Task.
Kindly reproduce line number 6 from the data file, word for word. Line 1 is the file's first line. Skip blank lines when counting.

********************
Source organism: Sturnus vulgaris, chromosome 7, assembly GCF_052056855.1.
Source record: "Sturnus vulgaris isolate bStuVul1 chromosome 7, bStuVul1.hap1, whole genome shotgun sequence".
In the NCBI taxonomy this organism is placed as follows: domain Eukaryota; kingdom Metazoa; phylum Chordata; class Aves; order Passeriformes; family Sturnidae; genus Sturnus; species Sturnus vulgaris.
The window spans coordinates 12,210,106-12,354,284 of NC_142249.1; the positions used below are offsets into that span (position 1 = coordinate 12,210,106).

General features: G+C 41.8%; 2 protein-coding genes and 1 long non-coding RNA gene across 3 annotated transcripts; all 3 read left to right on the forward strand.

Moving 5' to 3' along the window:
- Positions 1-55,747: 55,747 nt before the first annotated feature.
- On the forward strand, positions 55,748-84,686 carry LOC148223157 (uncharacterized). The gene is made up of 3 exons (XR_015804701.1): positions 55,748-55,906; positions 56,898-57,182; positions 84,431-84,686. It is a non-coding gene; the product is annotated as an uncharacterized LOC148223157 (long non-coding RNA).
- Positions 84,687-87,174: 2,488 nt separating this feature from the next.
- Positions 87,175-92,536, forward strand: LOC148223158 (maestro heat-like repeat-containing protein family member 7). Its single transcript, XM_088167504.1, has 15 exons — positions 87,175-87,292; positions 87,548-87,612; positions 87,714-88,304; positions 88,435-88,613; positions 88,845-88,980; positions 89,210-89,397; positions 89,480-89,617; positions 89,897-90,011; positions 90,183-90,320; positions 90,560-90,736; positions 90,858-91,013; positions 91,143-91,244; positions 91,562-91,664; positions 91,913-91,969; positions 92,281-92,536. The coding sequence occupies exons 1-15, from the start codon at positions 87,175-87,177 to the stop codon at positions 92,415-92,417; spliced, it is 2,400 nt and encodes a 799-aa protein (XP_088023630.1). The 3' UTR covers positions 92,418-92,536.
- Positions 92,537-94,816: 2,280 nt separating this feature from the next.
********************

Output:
Moving 5' to 3' along the window: